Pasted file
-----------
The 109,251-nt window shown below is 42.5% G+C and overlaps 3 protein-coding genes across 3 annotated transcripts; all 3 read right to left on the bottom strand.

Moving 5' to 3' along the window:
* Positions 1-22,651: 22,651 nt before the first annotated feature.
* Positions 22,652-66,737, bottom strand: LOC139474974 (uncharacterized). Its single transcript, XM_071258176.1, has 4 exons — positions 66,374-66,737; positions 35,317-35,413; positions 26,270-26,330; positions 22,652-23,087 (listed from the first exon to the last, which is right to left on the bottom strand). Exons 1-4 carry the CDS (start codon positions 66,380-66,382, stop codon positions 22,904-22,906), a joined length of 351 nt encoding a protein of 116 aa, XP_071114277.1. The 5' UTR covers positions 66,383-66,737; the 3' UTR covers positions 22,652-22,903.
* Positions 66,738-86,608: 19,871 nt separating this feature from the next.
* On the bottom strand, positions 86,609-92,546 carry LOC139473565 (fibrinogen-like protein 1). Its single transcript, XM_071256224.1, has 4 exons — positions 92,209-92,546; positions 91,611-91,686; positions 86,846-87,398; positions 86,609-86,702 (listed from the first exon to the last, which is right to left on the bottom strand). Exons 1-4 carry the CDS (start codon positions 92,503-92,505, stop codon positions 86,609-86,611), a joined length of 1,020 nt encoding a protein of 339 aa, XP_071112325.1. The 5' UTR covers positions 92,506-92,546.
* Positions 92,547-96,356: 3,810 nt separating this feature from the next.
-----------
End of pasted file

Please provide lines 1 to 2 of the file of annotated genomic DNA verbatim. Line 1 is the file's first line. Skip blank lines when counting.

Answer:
The 109,251-nt window shown below is 42.5% G+C and overlaps 3 protein-coding genes across 3 annotated transcripts; all 3 read right to left on the bottom strand.

Moving 5' to 3' along the window: